How Robots Making Choices Boosts Productivity
Success in industrial automation is about finding the solution that best meets the customer's need. It's different than standard automation as we discover in the latest video installment of Why I Automate featuring Compass Automation.
A company wanted an automated assembly process so they all they had to do was hit a button at the beginning of a shift to assemble raw parts. The entire process would run on its own, so at the end of the shift everything would be assembled.
Compass Automation of Elgin, Illinois put together that type of an automated assembly solution for a client and you can see the process in action in Why I Automate: Compass Automation.
Knowing the customer's end goals and selecting the robot that could best carry out the tasks were critical to the project's success.
Robots are great for repetitive tasks, but they can also be programmed to adapt to different tasks like handling various sizes of materials. Moving the parts along in the assembly process shows the power of industrial automation. It's an affordable solution for manufacturers of all sizes.
Compass Automation's president, Brian Greviskes, remarked in this installment of Why I Automate that making the assembly process work at what seems like the flick of a switch is because the robot doesn't just act like a machine.
It has to find and handle the right parts in a way that's similar to how humans would function.
The process begins with the robot picking a shaft from the in-feed cart, transporting the shaft to a snap-ring assembly station and continuing on to the assembly press. Other steps include key assembly and gear-bearing assembly.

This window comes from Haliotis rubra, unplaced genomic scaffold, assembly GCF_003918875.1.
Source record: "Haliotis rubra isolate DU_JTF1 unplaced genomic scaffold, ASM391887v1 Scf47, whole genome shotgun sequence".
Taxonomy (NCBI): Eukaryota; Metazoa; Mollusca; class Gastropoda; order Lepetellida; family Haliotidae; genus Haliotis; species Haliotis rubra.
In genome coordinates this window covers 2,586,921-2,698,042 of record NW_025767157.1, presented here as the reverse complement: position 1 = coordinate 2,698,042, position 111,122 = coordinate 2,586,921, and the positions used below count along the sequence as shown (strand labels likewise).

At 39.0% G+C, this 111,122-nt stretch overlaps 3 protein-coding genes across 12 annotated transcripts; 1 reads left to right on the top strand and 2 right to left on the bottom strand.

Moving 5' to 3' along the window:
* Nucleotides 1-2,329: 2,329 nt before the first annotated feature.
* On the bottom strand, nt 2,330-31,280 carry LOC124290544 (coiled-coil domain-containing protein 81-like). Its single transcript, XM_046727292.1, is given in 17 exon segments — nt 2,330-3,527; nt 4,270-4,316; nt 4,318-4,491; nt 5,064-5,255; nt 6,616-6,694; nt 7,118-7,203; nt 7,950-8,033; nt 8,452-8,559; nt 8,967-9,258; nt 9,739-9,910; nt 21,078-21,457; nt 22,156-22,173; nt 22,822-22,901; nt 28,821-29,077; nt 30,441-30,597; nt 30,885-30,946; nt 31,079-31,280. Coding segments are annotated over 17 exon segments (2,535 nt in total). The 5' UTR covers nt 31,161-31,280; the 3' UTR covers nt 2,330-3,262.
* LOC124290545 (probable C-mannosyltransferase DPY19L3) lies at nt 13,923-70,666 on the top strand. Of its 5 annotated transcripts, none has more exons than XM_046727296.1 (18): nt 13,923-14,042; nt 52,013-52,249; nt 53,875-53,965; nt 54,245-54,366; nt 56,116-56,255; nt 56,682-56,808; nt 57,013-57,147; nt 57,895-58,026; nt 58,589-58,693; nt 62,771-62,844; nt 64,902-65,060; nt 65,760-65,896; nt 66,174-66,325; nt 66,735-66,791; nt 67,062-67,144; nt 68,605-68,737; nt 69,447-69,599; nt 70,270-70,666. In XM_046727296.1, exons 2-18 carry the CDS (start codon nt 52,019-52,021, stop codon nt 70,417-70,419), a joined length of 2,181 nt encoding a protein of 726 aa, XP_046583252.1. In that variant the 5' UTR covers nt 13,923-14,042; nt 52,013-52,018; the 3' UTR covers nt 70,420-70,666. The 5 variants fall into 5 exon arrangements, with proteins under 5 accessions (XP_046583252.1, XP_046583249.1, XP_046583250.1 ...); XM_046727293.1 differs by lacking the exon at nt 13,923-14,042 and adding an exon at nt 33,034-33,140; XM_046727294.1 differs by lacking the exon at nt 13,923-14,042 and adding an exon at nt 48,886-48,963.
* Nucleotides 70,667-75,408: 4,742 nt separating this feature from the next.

In the final steps, the robot either moves the part to the out-feed cart or first to the washer and nut station and then the finished assembly is loaded on the out-feed cart.
Compass Automation used a Fanuc M-10iA robot, described as a latest-generation six-axis robot. It provides a 10 kg payload and comes "vision ready" with a 2D vision cable integrated through the robot arm. The video shows its range of movement and handling capabilities.
Versatility is important and it can be mounted on the floor, wall, or ceiling and it works well in tight spaces.
The Benefits of Material Handling Robots
Machines of today owe their existence to a life-threatening dilemma from several decades ago. The first material handling robots were made during the Manhattan Project in the 1940s to handle plutonium.
The U.S. government commissioned General Mills to develop a manipulator arm for handling radioactive material to protect scientists. Implementing change can occur slowly but change did occur in manufacturing when the first industrial robot was made and put to work a decade later.
This story and more on today's material handling robots is covered in the article Material Handling Robots in the Mix.
The write-up describes how the robots have vision systems that allow them to unload trucks, move through the aisles of distribution centers and handle the complexities of automated assembly. The robots themselves can be programmed to handle a variety of tasks. They're nimble.
That means a company investing in one can have their payback coming in different ways. It's not just one investment for one specific task. The versatility empowers small to medium size companies to meet customer needs and even diversify into new products or services when necessary.
And see to the Fanuc robot in action on the assembly line, click on Why I Automate: Compass Automation.
Look around A3 Automate.org to tap into a variety of videos and articles that will help you better understand what industrial automation solutions are the right fit for your operations.
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